Have phone, will travel

IN the early morning of Feb. 5, I guided an experienced taxi driver to a nondescript and obscure hotel in Makati using Google Maps, GPS and my Android phone.

It was something almost right out of the movies—we were getting a real time rendering of where we were on the map (indicated by a moving blue dot) and using it to find our way through Isabelle Royale Hotel and Suites (I told you it was obscure).

On Feb. 4, I took the red-eye flight to Manila for the Condura Skyway Marathon with my wife, Marlen, and the kids. For that trip, I took copious notes of travel details in my phone, an LG P500 running Android Froyo, instead of the handy paper notebook I used to always keep with me.

Google Maps with GPS on Android Froyo in the LG P500

VIRTUAL GUIDE. Google Maps uses GPS to pinpoint my exact location on the map. Using the system, I was able to guide a taxi driver to an obscure hotel in Makati City.

I kept travel details in Springpad–a free notes-taking web service that has mobile clients for smartphones like the Android and the iPhone. Springpad is a really great web and mobile application that’s very useful for writing and organizing notes. I’ve used Springpad in my Android phone for more than a month and find it indispensable. I came to Springpad from Evernote, another free note-taking service with mobile clients. While both are great web services, I prefer Springpad because I find that it fits my workflow better.

Since we would be arriving in Manila at past midnight, Marlen and I were worried about finding our way to the hotel. Hours before our flight, I took a screengrab of the Google Maps rendering of the areas leading to Isabelle Royale Hotel and Suites intending to show it to the driver.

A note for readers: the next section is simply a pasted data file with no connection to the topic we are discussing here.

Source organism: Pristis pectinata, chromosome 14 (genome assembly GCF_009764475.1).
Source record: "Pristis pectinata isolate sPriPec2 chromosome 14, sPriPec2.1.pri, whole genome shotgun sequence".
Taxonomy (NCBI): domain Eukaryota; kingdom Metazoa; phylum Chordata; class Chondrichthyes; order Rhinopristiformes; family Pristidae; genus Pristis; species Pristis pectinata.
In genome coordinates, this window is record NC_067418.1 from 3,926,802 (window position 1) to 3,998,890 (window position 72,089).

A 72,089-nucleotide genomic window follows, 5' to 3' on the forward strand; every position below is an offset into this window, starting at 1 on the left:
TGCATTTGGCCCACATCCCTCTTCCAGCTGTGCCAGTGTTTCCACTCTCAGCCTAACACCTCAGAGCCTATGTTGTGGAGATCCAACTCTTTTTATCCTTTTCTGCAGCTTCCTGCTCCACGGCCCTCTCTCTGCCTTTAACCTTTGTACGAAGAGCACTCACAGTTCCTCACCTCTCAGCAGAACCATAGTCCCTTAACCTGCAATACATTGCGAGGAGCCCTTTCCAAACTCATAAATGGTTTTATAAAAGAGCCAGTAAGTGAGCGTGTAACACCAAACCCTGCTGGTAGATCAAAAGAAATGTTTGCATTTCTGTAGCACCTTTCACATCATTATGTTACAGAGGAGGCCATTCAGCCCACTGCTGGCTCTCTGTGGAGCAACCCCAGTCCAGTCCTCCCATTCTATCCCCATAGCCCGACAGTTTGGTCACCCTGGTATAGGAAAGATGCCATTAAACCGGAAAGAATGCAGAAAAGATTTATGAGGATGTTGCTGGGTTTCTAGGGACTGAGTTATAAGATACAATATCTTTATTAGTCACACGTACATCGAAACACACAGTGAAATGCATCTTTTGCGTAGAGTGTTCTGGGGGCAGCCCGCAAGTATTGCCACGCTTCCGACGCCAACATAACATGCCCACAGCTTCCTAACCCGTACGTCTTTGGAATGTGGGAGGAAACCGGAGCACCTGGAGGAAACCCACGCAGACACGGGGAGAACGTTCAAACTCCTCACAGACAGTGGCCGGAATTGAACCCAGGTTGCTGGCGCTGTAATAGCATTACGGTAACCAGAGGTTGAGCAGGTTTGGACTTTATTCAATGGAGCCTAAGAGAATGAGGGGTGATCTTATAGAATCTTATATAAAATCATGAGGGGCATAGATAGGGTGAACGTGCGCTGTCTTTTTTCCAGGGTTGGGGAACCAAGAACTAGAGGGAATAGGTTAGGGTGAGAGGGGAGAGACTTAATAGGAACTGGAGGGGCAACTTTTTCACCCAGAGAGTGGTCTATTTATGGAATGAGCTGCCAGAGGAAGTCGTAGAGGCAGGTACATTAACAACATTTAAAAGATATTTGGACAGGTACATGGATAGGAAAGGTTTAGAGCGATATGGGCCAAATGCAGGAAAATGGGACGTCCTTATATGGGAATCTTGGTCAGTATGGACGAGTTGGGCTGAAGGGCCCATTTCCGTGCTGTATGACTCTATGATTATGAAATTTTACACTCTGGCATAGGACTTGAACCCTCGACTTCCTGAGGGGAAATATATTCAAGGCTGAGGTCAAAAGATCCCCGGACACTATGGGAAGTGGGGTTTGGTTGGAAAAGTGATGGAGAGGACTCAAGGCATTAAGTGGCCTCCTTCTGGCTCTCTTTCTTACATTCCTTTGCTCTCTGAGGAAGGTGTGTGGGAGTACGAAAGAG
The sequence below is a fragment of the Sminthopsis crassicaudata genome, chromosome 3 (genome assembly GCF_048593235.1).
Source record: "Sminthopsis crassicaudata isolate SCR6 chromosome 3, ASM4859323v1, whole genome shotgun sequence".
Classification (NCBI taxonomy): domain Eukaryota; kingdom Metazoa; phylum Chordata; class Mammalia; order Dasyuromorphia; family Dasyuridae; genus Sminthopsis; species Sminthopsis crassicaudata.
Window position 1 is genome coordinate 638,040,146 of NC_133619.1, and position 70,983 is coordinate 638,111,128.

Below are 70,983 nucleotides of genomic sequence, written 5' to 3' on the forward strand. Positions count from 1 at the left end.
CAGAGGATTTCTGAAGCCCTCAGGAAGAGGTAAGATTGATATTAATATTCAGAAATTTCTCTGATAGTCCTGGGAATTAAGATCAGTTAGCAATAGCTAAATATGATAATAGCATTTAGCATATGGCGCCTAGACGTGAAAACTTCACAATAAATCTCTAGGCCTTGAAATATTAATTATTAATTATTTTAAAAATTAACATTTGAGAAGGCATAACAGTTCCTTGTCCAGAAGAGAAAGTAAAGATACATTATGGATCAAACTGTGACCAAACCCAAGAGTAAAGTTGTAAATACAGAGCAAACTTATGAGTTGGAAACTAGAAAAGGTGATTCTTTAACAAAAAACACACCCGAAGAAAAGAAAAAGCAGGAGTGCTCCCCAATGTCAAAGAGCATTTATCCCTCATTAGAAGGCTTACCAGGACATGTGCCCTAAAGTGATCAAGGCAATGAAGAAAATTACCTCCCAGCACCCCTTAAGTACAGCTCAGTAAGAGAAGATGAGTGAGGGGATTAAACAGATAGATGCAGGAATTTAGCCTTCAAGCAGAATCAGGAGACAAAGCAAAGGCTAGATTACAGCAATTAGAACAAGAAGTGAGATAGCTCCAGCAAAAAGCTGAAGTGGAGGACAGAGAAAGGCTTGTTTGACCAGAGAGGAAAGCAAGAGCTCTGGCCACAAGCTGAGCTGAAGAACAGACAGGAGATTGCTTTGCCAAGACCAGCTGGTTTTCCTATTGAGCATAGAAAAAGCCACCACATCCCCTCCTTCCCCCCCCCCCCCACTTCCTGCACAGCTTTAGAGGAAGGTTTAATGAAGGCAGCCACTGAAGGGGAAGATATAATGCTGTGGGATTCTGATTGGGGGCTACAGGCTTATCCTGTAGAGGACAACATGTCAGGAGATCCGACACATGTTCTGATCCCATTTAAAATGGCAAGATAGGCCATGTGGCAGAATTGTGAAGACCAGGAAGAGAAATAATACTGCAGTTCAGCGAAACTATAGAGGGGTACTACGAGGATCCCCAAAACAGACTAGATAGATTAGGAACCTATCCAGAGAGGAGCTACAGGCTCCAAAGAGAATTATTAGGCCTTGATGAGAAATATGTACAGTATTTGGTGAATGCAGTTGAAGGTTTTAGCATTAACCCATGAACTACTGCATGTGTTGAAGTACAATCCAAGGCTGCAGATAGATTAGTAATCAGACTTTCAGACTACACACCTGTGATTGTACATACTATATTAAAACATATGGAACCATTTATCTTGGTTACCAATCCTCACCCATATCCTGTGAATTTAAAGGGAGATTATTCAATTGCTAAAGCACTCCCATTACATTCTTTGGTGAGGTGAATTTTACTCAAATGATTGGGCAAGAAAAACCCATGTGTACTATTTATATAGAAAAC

But the driver of our cab said he wasn’t that familiar with the place. I suspected he was feigning ignorance. I turned on Google Maps and GPS intending to to check where we were on the map so that we could find our way to the hotel.

I was pleasantly surprised to find that Google Maps renders your location in real time. I was connected to Smart’s HSPA (a high-speed mobile Internet network) network and the map tiles were downloading and rendering flawlessly—fast enough to keep up with us, as represented by that blue dot on the screen. Maybe I was just lucky or maybe the network wasn’t as congested because it was early in the morning (I encountered some lag in buffering maps data when I used it early in the afternoon two days after).

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Turning into a fandroid

HOW long does your initial fascination with a new phone last? Two weeks? A month?

In my case, it used to take about two weeks before the novelty of a new unit started to wear off.

But not with my LG P500, a device that has Android 2.2 or Froyo as operating system. Two months after buying it, I’m more fascinated and attached to it today than in the day after I unboxed the unit.

Before Android, I wouldn’t have considered buying either a Samsung or an LG unit. I was a Sony Ericsson and, later, a Nokia person. It was such a hassle having to transition to another mobile phone brand and relearn everything—from quirks in the keypad to the way other software components worked.

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